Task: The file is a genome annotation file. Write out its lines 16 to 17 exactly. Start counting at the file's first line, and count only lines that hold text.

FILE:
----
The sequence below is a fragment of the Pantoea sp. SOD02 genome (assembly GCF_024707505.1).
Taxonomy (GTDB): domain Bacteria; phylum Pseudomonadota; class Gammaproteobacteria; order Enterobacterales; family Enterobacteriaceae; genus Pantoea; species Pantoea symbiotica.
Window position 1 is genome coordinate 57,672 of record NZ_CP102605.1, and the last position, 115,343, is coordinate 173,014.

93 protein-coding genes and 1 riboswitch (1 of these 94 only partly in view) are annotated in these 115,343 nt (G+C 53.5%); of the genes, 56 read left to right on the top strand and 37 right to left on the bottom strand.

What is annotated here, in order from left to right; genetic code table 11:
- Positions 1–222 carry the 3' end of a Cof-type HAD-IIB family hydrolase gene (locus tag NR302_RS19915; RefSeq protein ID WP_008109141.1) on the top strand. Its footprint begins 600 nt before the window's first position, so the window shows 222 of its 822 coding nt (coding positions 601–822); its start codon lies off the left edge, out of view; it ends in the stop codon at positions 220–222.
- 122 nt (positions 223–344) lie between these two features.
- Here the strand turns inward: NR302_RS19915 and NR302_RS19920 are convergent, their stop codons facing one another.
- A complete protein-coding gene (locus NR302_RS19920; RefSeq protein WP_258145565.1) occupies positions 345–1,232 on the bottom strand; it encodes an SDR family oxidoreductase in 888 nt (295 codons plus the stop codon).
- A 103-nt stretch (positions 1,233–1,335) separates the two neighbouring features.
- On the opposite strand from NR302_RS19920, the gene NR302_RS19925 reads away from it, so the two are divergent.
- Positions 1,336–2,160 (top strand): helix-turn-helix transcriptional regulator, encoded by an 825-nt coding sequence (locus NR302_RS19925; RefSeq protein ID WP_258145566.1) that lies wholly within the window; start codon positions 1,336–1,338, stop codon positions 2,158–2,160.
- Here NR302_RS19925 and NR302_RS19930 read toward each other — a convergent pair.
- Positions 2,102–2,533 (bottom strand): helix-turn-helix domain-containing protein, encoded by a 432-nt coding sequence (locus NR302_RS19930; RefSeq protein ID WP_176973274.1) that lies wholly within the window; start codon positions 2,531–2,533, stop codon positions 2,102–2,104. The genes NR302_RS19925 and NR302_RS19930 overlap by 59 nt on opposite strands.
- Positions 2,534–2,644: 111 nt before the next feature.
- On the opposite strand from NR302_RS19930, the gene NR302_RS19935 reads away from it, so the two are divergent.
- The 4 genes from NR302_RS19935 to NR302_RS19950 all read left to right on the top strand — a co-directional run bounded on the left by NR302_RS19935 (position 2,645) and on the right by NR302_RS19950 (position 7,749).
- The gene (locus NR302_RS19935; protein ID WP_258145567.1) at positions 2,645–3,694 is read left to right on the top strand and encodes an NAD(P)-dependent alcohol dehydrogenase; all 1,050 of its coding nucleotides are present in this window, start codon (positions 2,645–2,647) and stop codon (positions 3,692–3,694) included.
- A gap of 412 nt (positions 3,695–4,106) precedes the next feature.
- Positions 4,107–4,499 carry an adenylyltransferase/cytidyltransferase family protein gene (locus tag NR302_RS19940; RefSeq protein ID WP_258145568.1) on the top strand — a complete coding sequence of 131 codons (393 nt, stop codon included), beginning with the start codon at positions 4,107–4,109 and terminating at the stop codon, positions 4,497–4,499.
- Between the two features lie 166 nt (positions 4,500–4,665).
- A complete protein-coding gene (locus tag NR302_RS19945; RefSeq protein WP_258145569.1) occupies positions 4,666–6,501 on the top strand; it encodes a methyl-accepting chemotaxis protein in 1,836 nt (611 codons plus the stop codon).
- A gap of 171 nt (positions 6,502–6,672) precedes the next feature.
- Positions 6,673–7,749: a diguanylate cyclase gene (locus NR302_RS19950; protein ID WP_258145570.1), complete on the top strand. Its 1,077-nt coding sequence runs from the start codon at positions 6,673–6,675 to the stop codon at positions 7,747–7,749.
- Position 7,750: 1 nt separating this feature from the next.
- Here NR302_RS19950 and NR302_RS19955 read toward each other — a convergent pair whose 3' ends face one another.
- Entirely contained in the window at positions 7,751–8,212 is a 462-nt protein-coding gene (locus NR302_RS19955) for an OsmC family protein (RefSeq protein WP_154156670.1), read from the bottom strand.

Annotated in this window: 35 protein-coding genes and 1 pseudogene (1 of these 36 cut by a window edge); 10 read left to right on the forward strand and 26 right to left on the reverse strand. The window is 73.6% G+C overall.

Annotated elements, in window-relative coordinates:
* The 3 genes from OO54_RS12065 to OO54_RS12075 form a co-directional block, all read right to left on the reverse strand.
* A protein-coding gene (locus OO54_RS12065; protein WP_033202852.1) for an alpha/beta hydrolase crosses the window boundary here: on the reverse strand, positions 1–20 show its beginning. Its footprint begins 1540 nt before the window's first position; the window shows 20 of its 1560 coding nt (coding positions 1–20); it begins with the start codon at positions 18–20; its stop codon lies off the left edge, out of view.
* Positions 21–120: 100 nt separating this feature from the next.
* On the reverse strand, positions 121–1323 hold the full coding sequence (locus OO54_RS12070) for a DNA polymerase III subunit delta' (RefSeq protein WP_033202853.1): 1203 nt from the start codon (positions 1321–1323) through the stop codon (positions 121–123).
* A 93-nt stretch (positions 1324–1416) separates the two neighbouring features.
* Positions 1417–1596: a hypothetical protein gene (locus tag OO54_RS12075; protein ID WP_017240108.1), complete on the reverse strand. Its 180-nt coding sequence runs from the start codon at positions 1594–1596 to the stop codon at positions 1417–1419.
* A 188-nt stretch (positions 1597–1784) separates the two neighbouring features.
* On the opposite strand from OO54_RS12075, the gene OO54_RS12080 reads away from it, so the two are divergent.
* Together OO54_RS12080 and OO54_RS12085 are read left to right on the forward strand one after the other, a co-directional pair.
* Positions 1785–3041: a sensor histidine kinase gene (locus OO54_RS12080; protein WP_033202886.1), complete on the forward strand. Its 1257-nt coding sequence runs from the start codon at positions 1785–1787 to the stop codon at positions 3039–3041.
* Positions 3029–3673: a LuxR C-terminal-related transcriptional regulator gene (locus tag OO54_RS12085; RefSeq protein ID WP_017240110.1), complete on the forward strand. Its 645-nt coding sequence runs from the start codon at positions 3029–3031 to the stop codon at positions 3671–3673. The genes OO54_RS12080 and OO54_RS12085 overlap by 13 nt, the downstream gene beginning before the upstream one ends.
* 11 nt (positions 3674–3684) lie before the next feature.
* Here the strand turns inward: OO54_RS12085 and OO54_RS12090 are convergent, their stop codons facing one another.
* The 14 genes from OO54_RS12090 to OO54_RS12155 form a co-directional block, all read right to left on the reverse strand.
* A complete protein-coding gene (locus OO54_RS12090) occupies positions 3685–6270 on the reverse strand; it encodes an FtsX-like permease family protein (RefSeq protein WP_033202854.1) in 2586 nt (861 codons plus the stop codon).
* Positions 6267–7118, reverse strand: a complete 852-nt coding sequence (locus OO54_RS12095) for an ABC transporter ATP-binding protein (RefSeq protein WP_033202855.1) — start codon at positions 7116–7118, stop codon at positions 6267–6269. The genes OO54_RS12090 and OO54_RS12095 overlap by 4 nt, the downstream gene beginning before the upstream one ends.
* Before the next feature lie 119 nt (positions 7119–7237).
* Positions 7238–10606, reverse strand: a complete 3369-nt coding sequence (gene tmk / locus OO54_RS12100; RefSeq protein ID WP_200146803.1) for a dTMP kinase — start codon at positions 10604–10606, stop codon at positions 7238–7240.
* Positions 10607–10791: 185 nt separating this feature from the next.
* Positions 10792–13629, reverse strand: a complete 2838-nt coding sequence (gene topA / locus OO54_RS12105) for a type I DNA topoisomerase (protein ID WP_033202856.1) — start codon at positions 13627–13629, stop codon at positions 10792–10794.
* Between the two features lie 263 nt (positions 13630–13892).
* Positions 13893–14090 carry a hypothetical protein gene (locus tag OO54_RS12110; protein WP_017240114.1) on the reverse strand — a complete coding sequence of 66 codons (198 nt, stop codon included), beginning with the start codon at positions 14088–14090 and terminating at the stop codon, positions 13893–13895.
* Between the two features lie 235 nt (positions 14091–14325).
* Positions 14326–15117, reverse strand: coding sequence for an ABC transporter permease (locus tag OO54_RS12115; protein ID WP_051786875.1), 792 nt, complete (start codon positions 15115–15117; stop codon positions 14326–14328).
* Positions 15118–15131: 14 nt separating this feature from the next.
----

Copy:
- On the opposite strand from NR302_RS19930, the gene NR302_RS19935 reads away from it, so the two are divergent.
- The 4 genes from NR302_RS19935 to NR302_RS19950 all read left to right on the top strand — a co-directional run bounded on the left by NR302_RS19935 (position 2,645) and on the right by NR302_RS19950 (position 7,749).